Abstract A short review of main cytogenetic features of insects belonging to the sister neuropteran families Myrmeleontidae (antlions) and Ascalaphidae (owlflies) is presented, with a particular focus on their chromosome numbers and sex chromosome systems. Diploid male chromosome numbers are listed for 37 species, 21 genera from 9 subfamilies of the antlions as well as for seven species and five genera of the owlfly subfamily Ascalaphinae. The list includes data on five species whose karyotypes were studied in the present work. It is shown here that antlions and owlflies share a simple sex chromosome system XY/XX; a similar range of chromosome numbers, 2n = 14-26 and 2n = 18-22 respectively; and a peculiar distant pairing of sex chromosomes in male meiosis. Usually the karyotype is particularly stable within a genus but there are some exceptions in both families (in the genera Palpares and Libelloides respectively). The Myrmeleontidae and Ascalaphidae differ in their modal chromosome numbers. Most antlions exhibit 2n = 14 and 16, and Palparinae are the only subfamily characterized by higher numbers, 2n = 22, 24, and 26. The higher numbers, 2n = 20 and 22, are also found in owlflies. Since the Palparinae represent a basal phylogenetic lineage of the Myrmeleontidae, it is hypothesized that higher chromosome numbers are ancestral for antlions and were inherited from the common ancestor of Myrmeleontidae + Ascalaphidae. They were preserved in the Palparinae (Myrmeleontidae), but changed via chromosomal fusions toward lower numbers in other subfamilies. PMID:26807036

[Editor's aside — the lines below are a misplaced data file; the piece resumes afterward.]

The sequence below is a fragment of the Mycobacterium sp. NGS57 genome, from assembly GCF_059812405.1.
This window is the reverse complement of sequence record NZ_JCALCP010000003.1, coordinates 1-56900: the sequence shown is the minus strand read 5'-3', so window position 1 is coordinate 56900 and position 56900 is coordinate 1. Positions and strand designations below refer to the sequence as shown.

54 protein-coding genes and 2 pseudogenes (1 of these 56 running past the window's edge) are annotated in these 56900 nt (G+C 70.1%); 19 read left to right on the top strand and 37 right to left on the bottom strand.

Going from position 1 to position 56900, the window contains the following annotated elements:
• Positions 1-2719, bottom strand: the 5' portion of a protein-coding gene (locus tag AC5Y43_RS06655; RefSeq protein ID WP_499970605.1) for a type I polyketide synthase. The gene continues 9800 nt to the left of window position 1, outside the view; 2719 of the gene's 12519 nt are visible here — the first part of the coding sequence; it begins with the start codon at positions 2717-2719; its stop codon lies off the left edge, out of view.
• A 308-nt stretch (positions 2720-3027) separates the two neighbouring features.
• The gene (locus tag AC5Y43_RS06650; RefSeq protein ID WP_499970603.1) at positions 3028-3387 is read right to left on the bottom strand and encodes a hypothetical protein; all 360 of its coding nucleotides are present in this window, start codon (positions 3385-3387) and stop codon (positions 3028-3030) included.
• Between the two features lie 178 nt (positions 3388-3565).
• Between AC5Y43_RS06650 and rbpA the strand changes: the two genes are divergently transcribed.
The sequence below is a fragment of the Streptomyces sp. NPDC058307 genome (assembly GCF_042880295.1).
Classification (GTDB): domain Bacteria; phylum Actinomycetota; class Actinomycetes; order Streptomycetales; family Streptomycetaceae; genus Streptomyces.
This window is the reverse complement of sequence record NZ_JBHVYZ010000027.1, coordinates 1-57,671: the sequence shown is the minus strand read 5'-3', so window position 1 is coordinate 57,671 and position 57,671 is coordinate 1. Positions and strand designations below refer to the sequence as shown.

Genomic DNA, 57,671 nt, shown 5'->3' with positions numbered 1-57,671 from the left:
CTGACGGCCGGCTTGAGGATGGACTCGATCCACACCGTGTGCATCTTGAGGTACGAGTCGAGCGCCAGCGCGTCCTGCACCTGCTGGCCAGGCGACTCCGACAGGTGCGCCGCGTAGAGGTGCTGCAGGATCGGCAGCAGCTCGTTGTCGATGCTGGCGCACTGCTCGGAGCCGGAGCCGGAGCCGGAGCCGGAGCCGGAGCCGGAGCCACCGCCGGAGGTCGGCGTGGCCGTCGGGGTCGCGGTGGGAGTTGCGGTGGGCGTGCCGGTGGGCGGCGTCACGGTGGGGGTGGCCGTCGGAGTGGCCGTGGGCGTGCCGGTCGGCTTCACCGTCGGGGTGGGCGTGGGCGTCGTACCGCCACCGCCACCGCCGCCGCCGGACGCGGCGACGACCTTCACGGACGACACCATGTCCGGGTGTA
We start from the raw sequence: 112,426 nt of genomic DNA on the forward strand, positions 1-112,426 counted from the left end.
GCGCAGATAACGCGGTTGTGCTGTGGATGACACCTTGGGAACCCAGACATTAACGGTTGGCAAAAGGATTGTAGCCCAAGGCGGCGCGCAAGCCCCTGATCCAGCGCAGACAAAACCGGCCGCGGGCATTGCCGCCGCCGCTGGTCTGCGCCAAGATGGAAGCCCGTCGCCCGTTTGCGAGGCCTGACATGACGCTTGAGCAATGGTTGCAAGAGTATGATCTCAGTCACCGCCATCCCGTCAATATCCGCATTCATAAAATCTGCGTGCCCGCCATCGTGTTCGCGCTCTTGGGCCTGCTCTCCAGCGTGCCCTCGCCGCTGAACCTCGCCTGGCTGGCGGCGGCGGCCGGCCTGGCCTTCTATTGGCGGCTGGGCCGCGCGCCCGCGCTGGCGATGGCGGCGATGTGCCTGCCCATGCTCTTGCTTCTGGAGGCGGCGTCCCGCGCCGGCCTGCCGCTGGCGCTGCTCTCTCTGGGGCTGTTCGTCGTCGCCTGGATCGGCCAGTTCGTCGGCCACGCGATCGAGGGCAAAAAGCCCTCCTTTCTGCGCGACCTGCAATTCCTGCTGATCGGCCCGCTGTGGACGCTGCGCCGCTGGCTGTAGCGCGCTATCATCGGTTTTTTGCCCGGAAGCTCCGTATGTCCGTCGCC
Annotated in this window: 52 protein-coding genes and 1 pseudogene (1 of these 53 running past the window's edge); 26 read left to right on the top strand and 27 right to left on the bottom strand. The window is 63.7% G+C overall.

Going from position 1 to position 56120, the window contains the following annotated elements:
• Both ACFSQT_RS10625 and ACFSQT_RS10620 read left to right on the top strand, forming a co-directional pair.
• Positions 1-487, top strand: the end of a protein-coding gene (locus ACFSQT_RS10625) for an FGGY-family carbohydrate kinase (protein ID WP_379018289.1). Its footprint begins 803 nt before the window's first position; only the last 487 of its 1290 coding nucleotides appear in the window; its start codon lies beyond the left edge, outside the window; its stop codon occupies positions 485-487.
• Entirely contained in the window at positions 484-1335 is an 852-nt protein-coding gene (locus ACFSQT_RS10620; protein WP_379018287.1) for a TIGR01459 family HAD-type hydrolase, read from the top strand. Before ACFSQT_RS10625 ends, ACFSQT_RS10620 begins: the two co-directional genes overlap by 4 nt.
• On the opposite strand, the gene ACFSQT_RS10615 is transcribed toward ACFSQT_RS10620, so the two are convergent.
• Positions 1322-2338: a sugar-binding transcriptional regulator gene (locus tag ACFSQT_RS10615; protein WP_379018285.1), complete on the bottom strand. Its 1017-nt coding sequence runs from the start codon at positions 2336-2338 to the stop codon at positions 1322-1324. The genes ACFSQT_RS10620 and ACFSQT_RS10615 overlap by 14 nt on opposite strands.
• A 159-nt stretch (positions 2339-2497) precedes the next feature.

4. Fossil Chironomidae (Insecta: Diptera) as Paleothermometers in the African Tropics

    NASA Astrophysics Data System (ADS)

    Eggermont, H.; Heiri, O.; Russell, J.; Vuille, M.; Audenaert, L.; Klaassen, G.; Verschuren, D.

    2008-12-01

    Reconstruction of Africa's temperature history from natural climate archives such as lake sediments is essential to amend the current scarcity of information on natural tropical climate and ecosystem variability. Chironomids are well-established paleothermometers in north-temperate/boreal regions, but their potential in tropical lakes has never before been assessed. We surveyed sub-fossil chironomid assemblages in surface sediments from 65 lakes and permanent pools in southwestern Uganda and central/southern Kenya, spanning elevations between 489 and 4575 m asl. Using various subsets of lakes and corresponding Surface-Water Temperatures (SWTemp) and Mean Annual Air Temperatures (MATemp), we developed a series of inference models for quantitative paleotemperature reconstruction. Models using both low-, mid- and high-elevation sites suffer to some extent from the small number of samples between 2500 and 3500 m asl, and from the presence of ecologically distinct but morphologically indistinguishable taxa. Models confined to mountain sites produce poorer error statistics, but are less prone to the biogeographical and taxonomic complexities associated with long climatic gradients. Overall, error statistics compare favourably with those of inference models developed for temperate regions, indicating that fossil assemblages of African Chironomidae can be valuable indicators of past temperature change. We subsequently used these models to evaluate whether high-elevation lakes in the Rwenzori Mountains (>3000 m asl) have been impacted by climate warming in recent centuries by comparing temperatures inferred from chironomid assemblages in modern sediments with those derived from chironomid assemblages in sediments deposited within or briefly after the Little Ice Age (1270-1850 AD). Depending on the model used, between 44 and 63% of the 16 lakes studied indicate significantly warmer temperatures in recent times (corresponding with an average MATemp rise of 0.88 ° C, and average SWTemp rise of 1.33 ° C), while all but one of the other lakes show temperature changes that are statistically insignificant. We conclude that chironomid communities in Rwenzori lakes adequately record past temperature changes, with potential for evaluating the impacts of past air temperature variation on the long-term dynamics of the Rwenzori glaciers.